English hospitals face being "named and shamed" for not screening patients for deep vein thrombosis (DVT), NHS medical director Sir Bruce Keogh has said.
NHS trusts are required to screen 90% of hospital patients for the condition.
But fewer than half are managing this, according to the NHS, which estimates 25,000 people die each year from hospital-acquired DVT.
One assessed just one in four patients and another barely one in 10. Sir Bruce said this was "absolutely disgraceful".
"In the sort of NHS that I want to work in and be treated in, I don't think that level of practice is acceptable."
DVT involves blood clotting in the legs and can be fatal if a clot breaks off and travels in the blood up to the lungs and causes a blockage, known as a pulmonary embolism.
"Preventative treatment does reduce almost to zero the incidence of DVT," said John Black, the outgoing president of the Royal College of Surgeons.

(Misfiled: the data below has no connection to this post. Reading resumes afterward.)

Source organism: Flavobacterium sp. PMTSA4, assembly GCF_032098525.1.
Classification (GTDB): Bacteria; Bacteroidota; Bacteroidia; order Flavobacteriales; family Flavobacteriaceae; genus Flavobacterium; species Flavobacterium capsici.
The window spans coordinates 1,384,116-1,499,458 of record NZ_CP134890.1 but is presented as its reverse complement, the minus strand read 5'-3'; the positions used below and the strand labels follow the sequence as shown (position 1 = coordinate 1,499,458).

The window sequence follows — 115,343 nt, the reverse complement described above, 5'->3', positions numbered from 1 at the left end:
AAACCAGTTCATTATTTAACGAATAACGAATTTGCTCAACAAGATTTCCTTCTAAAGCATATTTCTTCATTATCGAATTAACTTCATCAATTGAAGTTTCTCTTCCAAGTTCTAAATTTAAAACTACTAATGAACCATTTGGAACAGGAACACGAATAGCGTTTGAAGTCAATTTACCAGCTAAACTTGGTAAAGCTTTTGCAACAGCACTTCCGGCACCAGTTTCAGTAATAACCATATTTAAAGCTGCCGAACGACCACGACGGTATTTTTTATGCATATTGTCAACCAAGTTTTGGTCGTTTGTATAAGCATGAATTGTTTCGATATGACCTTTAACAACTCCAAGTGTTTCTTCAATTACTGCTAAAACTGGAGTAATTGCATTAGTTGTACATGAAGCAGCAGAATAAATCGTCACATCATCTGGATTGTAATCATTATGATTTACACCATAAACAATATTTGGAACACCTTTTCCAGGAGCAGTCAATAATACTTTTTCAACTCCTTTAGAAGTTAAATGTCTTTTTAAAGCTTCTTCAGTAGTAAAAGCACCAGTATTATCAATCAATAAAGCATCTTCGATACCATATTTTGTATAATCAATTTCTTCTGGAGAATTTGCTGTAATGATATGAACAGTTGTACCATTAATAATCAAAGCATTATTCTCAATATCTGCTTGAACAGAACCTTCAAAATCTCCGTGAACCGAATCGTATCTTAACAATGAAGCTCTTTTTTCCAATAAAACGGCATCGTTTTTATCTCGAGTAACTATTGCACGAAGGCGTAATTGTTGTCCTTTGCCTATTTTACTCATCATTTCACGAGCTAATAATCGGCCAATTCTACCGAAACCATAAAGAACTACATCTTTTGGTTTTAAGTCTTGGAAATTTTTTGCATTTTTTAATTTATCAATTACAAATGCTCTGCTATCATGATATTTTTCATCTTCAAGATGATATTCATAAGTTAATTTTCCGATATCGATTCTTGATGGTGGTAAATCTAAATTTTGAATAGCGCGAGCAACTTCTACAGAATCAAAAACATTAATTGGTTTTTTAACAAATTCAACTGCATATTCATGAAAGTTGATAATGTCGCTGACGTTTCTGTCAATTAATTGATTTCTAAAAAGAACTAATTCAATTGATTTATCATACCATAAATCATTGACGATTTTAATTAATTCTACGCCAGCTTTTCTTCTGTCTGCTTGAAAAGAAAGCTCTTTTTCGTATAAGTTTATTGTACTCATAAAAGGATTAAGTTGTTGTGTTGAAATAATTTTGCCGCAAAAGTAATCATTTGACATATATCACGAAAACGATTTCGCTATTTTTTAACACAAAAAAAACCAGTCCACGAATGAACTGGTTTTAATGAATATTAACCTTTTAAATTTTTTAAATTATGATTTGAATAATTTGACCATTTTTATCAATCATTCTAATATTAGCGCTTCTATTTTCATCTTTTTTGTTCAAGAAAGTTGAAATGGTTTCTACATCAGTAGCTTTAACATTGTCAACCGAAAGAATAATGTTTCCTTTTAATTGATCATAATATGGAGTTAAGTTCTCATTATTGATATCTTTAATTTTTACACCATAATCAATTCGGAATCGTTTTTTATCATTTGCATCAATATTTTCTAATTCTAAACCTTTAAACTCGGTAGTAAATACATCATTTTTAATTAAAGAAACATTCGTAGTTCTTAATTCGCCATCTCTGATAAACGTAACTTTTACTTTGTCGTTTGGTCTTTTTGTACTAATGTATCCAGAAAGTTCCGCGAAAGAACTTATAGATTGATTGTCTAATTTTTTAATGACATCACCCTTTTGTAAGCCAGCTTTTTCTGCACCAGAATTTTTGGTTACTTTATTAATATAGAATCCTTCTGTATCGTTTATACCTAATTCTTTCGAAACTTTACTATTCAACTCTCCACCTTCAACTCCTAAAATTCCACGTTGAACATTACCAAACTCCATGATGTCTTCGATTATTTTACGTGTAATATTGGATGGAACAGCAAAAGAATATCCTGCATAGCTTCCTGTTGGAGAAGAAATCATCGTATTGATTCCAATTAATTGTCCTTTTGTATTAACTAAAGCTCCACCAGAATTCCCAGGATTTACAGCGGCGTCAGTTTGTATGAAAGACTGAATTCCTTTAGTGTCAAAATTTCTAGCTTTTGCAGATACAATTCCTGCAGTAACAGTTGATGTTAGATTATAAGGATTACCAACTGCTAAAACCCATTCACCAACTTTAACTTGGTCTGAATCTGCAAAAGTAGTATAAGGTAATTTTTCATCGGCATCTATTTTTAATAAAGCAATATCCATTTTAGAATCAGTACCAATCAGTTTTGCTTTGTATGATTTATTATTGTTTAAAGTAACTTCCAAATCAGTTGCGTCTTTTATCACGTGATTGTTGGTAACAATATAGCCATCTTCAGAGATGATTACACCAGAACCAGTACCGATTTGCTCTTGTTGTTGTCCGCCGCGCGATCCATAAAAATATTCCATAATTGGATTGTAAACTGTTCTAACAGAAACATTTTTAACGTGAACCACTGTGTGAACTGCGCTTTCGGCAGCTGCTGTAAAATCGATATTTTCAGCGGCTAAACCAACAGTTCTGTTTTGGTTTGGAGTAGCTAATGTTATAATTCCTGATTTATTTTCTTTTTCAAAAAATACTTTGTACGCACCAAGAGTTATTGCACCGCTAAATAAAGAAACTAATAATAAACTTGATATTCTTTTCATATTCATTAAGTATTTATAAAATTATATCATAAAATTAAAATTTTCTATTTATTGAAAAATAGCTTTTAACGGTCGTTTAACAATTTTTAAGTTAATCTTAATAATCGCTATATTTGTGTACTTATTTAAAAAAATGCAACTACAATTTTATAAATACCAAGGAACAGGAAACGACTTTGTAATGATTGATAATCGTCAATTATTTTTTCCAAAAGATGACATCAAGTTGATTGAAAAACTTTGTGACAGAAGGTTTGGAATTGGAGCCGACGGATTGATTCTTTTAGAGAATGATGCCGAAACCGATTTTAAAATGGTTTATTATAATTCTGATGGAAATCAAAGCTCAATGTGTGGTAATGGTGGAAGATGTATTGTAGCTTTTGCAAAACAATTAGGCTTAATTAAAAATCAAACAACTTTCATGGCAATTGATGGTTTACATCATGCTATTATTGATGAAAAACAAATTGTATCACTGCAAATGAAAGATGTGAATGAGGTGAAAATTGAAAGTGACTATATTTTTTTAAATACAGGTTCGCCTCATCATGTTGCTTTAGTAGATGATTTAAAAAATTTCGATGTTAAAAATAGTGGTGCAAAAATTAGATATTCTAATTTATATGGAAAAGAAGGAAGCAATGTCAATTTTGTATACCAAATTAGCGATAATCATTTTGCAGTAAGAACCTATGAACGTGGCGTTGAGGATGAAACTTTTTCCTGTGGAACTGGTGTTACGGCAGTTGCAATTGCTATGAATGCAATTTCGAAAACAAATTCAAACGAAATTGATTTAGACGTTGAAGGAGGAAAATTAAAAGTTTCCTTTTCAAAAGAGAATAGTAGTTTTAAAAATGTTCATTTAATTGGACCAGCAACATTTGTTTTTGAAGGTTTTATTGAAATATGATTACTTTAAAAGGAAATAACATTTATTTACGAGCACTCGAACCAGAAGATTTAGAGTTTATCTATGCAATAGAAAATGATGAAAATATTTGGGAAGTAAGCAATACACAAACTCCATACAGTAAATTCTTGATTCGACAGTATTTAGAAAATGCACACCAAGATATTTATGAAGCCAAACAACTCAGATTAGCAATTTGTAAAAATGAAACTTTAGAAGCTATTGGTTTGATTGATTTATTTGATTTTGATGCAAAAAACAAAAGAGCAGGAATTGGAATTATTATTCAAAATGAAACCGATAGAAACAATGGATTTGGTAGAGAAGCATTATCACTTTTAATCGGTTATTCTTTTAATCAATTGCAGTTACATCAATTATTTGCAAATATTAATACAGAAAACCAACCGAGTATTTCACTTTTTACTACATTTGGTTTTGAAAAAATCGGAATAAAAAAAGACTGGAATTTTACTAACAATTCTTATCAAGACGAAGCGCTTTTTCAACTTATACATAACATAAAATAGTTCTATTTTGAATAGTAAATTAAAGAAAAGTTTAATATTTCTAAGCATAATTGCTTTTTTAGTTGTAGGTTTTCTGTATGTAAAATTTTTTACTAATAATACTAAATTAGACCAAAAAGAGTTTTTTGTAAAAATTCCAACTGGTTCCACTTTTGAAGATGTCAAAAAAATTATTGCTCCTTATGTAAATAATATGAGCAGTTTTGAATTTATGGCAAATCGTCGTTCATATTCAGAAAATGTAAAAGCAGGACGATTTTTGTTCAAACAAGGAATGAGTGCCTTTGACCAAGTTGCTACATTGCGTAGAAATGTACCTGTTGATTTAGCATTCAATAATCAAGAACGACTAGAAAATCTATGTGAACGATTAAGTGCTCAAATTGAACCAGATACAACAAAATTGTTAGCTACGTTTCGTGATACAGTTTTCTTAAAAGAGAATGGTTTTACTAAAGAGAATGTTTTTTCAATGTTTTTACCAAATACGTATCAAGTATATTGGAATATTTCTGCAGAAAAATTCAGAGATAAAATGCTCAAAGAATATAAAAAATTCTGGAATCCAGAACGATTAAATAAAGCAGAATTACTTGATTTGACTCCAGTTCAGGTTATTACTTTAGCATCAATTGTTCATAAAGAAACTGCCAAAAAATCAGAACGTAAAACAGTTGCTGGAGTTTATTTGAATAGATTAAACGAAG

"This is the number one clinical priority for me and my colleagues," said Sir Bruce.
"Some 25,000 people die a year from something that is preventable. The same sort of number which die from stroke and other major conditions which are far less preventable."
Wednesday, 13 July 2011
Which should be the bigger story?
What's worse, hacking somebody's phone, or allowing 25,000 people to die each year from hospital-acquired DVT?